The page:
“Nobody can stand in the way of nurses moving around the world. It’s been a great way for people to share and to learn,” says Howard Catton, nursing and health policy consultant for the International Council of Nurses. “But in terms of how you plan and build your own workforce, self-sufficiency is the principal that we would encourage countries to aspire to.”

In 2010, WHO adopted a “Global Code of Practice on the International Recruitment of Health Personnel” to slow down the emigration of nurses from developing countries with fragile health systems. Though not legally binding, the Code suggests international standards for behavior and member states are obligated to consider its recommendations.

Those recommendations are a tough pill to swallow for nurses seeking foreign wages to send home. The Philippines’ biggest export, arguably, is its own people: remittances accounted for more than 10% of GDP in 2015. There have been local efforts to incentivize the country’s nurses to stay home: a law was proposed this past year to raise the base salary of nurses in the Philippines. But former president Benigno Aquino III stuck down the proposed legislation. And so the country’s healthcare system continues to hemorrhage talent.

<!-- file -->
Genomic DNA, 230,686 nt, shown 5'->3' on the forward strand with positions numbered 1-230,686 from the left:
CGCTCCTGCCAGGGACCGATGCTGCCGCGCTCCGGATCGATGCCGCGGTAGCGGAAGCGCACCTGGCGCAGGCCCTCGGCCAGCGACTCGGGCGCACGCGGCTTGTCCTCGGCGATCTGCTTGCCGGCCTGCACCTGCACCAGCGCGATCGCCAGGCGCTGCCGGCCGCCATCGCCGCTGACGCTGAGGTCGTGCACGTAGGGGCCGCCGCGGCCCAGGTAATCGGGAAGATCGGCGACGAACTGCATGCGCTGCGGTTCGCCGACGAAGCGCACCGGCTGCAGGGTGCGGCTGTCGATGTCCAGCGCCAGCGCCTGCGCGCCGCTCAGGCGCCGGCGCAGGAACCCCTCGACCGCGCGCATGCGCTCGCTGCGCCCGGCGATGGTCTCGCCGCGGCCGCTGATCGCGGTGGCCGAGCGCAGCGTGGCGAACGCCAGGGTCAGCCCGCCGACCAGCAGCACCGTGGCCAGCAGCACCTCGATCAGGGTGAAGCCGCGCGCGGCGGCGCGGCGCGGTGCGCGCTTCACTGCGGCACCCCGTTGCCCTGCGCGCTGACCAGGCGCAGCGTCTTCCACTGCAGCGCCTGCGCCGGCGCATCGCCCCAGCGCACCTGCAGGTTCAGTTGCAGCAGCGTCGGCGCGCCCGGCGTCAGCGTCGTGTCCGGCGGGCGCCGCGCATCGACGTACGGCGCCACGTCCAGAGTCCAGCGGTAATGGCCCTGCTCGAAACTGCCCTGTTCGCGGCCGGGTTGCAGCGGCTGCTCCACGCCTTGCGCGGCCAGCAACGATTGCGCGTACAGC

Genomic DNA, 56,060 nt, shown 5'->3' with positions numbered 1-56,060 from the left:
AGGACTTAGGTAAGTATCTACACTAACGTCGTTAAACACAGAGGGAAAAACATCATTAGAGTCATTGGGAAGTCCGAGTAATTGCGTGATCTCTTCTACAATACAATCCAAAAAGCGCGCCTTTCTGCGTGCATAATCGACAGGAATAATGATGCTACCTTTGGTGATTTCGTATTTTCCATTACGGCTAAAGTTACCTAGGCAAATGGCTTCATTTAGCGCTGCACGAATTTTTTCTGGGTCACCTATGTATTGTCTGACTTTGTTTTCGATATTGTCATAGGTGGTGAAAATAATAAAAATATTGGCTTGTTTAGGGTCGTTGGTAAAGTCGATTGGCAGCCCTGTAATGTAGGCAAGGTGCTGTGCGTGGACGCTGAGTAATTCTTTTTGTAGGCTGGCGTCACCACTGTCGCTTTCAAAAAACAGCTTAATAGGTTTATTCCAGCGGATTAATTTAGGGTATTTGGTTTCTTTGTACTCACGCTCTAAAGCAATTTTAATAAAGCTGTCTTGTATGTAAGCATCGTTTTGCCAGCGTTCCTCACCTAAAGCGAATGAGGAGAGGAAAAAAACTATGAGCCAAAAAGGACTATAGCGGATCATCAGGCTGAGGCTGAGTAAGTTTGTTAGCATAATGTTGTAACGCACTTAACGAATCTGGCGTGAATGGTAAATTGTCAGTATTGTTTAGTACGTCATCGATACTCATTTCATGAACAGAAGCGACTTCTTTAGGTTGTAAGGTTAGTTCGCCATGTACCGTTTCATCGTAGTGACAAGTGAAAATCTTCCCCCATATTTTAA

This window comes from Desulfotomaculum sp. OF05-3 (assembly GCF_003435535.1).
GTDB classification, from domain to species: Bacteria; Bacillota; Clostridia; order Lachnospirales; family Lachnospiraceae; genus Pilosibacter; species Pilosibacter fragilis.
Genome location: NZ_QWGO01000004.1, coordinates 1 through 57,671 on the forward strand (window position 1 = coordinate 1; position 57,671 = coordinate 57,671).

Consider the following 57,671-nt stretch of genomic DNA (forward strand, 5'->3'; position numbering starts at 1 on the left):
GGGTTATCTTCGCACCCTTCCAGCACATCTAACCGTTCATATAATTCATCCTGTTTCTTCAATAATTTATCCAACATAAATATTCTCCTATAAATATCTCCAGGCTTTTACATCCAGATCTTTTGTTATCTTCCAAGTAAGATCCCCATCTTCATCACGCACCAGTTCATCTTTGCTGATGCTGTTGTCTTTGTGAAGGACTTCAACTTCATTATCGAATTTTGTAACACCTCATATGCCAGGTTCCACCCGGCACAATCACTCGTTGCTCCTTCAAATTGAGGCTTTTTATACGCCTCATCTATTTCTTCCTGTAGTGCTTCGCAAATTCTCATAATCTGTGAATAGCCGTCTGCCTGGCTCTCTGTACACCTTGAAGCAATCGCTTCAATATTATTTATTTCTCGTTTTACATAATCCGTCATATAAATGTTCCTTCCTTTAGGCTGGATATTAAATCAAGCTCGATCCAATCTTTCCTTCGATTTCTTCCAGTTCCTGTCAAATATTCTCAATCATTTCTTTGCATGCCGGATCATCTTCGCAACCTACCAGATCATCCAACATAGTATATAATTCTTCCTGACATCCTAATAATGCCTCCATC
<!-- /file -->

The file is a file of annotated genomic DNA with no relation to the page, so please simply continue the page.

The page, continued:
“Who is left behind to provide the care? The best nurses—they’re leaving,” says Batalova. “That’s a problem for a country that has a large number of children and young adults. They need the next generation of nurses.”